November 1, 2004


Wheat

For a second year in a row we have a great early planted wheat crop. This should provide an opportunity of getting forage yields from plots established since August. The rain in September and October has leached most of the available nitrates below the root zone on newly emerged wheat and slowed down the potential plant development. The plant will suffer until the root expands far enough to extract the deeper nitrates or until an application of nitrogen is made. The older wheat has a deeper root system and has developed a significant amount of forage. The lush, rapidly growing wheat will be vulnerable to a freeze. When the first freeze occurs, tip burn will give the field a yellowish bronze color; however, the wheat will return to a green color in a couple of weeks as the injured leaves are hidden by the new plant growth.

There have been several fields that were impacted by cutworms, armyworms, white grubs and greenbugs across the district. Low population of insects can impact young wheat plants so producers are encouraged to monitor their fields closely.

Grazing of wheat should be delayed until the secondary root system has developed enough to anchor the plant. If producers start the grazing process too early, the livestock will pull the wheat plant up by the roots and reduce the plant population. Grazing of wheat is an alternative to pesticide use in reducing fungus development and insect populations.

Broadleaf weed control may already be needed on several of the fields. If producers plan to use a hormone herbicide such as 2,4-D to control the weeds, they will need to read the label for information concerning herbicide application timing. Most of the 2,4-D labels indicate that the wheat needs to be past the tillering stage before applying the herbicide. You may need to switch over to some other class of herbicide (example: Ally or Amber).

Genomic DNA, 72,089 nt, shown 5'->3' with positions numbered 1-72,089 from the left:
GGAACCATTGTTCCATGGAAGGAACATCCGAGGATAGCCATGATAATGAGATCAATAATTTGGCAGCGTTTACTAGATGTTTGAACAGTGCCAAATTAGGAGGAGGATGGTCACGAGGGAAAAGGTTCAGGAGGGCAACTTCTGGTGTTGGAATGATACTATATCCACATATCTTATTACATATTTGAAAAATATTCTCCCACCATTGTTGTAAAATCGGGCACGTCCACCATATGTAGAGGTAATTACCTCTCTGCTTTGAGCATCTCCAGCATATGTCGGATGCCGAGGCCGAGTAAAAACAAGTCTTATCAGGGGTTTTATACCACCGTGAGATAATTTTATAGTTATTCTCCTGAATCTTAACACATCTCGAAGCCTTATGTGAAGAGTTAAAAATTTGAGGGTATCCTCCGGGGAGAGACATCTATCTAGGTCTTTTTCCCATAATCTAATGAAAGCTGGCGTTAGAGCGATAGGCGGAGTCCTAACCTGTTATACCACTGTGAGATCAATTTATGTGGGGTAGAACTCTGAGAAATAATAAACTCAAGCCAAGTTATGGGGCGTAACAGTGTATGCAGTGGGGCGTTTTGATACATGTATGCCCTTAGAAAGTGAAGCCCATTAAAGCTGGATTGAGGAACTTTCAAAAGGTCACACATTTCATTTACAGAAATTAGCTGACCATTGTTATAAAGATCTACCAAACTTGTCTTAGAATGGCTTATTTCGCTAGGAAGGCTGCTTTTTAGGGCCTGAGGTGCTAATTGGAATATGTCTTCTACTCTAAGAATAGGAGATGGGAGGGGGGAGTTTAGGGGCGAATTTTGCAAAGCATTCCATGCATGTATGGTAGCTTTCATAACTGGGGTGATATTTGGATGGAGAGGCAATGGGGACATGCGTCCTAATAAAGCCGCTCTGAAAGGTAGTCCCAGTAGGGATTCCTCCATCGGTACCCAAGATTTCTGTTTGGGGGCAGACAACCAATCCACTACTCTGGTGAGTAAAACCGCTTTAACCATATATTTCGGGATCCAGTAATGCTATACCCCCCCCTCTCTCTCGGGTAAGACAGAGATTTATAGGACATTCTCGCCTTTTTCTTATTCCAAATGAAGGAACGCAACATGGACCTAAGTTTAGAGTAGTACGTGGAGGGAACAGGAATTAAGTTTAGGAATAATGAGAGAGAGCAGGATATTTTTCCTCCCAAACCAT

During November a wild oat control test will be established in Taylor County and a Ryegrass control test will be established in Brown County if conditions permits.

Cotton

The rainfall in October has impacted cotton harvest and has made the use of harvest aids very challenging. If juvenile growth is needing to be controlled there are three products that can be used. It is important to increase the spray volume in order to get the necessary coverage; for ground rigs that will be more than 12 gallons per acre and 15 gallons per acre is better. The removal of juvenile growth can only be achieved using 5 ounces or more of Ginstar. The juvenile growth can be desiccated using 1 ounce or more of Aim or 2 ounces or more of ET.

The warm October has helped to make a cotton crop on the acreage planted in June. It will still need more heat units but it will be better than originally expected.

The ginning date for District 6 is November 29 and December 1 for District 7. If you can assist in ginning cotton, please let me know. We usually need four people to get the job done. I need to let all the cotton producing counties know who is going so they can make the necessary arrangements to drop off their gin samples. Linked is a blank gin sheet that will need to be filled out and sent with your cotton samples. The seven-digit sample number is a combination of three numbers: the county number is the first three digits, the producer or plot number is digits 4 and 5, and the sample is assigned a number between 01 and 99 which makes up digits 6 and 7. By using this code, it helps to keep samples from getting lost. Try to have your gin samples between 600 and 650 grams. Thanks.